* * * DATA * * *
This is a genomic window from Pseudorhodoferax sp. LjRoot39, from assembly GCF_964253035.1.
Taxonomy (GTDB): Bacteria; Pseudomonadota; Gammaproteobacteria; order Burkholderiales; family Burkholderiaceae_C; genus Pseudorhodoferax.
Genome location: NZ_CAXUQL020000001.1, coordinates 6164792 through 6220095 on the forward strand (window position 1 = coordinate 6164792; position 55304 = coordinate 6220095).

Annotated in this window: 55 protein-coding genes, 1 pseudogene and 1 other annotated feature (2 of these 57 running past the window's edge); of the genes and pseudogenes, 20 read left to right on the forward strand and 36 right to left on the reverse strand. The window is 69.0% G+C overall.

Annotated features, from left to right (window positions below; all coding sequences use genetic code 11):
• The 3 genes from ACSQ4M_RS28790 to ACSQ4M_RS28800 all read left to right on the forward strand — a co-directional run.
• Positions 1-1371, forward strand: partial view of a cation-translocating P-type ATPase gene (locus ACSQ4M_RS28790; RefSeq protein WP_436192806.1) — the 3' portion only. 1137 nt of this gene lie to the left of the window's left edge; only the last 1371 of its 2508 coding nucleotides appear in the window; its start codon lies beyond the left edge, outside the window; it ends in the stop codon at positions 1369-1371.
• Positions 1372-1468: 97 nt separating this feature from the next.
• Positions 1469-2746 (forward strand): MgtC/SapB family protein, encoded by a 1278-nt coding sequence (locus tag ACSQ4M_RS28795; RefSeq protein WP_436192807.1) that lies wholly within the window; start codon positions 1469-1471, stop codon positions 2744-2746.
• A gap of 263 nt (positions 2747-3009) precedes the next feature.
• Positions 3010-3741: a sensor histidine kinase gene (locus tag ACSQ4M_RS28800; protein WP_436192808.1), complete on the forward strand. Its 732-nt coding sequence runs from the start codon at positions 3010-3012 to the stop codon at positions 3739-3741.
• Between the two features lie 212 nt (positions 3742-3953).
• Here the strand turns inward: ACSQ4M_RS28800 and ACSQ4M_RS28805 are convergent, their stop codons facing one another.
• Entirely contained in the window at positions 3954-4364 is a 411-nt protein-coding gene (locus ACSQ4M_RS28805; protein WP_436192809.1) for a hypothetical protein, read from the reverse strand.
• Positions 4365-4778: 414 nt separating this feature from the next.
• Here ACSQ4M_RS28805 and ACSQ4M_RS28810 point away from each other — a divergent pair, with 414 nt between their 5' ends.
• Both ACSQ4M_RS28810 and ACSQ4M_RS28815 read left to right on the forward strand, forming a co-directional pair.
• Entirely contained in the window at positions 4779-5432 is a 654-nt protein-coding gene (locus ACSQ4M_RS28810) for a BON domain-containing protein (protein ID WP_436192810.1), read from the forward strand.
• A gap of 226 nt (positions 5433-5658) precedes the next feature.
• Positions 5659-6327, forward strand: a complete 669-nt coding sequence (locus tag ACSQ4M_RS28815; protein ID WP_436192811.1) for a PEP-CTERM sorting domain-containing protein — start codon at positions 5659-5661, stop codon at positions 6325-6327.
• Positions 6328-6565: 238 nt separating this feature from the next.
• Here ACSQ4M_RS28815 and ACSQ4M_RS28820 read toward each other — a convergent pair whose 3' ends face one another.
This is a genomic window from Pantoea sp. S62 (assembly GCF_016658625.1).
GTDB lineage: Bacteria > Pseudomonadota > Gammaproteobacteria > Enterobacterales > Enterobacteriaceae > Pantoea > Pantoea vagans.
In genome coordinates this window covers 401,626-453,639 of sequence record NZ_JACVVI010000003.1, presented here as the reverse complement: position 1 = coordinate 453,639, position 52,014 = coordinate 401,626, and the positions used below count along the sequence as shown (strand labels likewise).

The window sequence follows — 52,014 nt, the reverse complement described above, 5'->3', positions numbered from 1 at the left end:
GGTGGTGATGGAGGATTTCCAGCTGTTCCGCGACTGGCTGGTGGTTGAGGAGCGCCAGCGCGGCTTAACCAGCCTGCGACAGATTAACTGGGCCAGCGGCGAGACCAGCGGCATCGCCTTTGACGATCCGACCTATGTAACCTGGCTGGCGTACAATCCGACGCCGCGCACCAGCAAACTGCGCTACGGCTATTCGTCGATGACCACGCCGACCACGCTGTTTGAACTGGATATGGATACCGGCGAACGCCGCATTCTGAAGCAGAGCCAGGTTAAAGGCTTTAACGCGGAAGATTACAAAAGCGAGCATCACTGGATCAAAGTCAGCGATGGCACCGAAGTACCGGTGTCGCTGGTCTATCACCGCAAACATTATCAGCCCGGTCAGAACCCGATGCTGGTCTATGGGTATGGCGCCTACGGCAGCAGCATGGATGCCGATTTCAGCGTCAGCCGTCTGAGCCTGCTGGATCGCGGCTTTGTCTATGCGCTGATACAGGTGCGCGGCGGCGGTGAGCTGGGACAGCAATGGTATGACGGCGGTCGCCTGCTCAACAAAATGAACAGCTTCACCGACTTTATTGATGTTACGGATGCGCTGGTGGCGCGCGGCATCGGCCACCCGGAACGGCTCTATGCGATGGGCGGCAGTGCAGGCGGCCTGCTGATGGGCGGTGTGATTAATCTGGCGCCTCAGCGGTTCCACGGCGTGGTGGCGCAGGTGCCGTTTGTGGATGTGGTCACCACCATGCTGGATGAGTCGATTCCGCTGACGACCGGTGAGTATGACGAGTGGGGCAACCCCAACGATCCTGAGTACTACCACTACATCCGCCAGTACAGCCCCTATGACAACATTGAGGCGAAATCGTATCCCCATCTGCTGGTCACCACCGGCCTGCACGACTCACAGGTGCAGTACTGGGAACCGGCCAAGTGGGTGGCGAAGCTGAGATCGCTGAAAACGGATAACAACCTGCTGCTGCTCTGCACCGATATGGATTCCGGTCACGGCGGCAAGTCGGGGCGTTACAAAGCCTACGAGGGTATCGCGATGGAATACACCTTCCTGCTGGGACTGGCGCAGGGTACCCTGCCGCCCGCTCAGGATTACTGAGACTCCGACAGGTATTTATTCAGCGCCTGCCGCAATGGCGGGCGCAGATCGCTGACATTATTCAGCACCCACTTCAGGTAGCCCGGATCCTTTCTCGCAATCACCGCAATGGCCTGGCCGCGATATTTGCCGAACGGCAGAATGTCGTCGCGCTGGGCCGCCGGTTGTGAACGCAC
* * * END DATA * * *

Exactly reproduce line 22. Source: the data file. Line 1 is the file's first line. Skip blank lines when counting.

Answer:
• Here ACSQ4M_RS28815 and ACSQ4M_RS28820 read toward each other — a convergent pair whose 3' ends face one another.